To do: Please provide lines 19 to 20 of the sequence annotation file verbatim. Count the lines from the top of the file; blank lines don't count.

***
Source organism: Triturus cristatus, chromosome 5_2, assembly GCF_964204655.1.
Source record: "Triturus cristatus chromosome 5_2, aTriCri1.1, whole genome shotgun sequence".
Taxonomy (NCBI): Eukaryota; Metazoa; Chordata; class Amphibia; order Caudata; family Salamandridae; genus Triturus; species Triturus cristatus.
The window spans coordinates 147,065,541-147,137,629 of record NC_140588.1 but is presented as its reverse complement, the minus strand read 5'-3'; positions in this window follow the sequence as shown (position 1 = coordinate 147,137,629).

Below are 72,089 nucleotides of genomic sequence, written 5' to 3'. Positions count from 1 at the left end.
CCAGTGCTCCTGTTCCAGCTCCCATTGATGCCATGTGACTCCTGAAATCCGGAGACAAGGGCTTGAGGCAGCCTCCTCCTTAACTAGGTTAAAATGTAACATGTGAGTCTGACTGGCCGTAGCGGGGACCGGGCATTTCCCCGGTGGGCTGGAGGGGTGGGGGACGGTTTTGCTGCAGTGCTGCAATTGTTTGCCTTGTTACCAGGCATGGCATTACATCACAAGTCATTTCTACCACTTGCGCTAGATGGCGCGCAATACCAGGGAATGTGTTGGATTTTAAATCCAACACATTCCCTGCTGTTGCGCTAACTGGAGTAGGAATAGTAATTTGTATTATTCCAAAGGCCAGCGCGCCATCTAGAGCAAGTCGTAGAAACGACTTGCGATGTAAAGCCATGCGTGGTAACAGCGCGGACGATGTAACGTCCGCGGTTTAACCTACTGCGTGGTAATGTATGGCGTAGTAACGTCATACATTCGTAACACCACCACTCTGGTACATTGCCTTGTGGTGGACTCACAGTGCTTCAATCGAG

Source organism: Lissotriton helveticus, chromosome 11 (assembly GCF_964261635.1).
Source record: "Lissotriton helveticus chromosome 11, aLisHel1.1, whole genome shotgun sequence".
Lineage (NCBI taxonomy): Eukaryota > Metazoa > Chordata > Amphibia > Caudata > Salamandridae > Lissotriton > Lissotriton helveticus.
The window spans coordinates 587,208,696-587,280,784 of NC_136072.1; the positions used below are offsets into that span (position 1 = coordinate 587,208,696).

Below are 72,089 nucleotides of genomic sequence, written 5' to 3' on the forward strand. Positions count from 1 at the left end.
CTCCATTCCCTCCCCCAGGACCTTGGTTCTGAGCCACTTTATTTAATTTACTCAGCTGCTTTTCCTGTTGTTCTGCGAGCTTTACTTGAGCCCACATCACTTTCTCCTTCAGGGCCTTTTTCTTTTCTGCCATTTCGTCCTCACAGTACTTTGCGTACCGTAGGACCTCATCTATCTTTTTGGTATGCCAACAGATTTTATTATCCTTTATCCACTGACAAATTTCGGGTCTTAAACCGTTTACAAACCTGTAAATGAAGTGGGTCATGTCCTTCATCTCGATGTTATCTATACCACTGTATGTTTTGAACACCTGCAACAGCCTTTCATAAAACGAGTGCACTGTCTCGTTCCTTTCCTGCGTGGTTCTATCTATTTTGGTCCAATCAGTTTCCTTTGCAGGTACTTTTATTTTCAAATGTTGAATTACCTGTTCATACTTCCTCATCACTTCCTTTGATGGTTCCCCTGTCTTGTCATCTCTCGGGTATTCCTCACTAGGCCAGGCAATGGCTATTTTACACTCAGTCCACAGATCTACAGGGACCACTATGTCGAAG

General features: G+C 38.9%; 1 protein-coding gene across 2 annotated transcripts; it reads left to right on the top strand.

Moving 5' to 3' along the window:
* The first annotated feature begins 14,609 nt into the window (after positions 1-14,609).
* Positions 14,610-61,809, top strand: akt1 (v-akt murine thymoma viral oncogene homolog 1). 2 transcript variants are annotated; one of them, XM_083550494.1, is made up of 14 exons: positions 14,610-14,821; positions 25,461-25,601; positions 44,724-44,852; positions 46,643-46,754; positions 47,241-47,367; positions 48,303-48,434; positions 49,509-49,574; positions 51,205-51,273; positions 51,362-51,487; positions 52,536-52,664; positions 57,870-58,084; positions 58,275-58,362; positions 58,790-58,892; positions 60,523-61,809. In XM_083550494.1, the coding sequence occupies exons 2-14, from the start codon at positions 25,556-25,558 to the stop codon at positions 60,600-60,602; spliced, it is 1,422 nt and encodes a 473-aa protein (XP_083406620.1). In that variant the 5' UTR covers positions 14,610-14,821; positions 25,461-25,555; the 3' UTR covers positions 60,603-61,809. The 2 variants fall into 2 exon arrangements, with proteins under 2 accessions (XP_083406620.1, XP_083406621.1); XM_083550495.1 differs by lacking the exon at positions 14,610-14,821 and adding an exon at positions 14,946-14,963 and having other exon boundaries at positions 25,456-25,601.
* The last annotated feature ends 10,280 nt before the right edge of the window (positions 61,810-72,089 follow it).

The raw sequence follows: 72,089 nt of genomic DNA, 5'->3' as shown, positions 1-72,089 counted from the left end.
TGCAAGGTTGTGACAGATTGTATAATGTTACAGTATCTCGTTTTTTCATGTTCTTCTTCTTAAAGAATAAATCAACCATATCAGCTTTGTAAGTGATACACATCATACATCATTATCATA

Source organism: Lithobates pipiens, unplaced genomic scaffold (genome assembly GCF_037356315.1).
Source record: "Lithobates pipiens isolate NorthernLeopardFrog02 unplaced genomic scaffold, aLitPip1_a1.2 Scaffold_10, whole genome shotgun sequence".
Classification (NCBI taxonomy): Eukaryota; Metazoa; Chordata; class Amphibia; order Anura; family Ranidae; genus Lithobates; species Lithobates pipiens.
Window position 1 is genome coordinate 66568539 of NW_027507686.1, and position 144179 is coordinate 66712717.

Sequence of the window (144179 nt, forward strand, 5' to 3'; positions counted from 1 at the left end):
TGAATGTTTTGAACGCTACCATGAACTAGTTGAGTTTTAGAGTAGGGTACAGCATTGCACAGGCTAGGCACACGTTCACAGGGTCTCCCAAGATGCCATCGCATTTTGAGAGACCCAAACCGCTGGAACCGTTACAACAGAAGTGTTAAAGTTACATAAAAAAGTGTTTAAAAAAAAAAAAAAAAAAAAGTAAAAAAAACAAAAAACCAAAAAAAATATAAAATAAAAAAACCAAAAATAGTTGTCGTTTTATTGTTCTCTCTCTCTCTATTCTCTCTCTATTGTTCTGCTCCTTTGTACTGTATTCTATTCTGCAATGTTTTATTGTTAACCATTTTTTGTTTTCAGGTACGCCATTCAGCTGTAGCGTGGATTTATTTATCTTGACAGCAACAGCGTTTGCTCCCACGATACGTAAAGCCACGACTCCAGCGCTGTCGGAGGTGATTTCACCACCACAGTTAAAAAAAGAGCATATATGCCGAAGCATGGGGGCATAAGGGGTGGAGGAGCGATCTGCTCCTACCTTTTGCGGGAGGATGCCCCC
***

TGCAAGGTTGTGACAGATTGTATAATGTTACAGTATCTCGTTTTTTCATGTTCTTCTTCTTAAAGAATAAATCAACCATATCAGCTTTGTAAGTGATACACATCATACATCATTATCATA

Source organism: Lithobates pipiens, unplaced genomic scaffold (genome assembly GCF_037356315.1).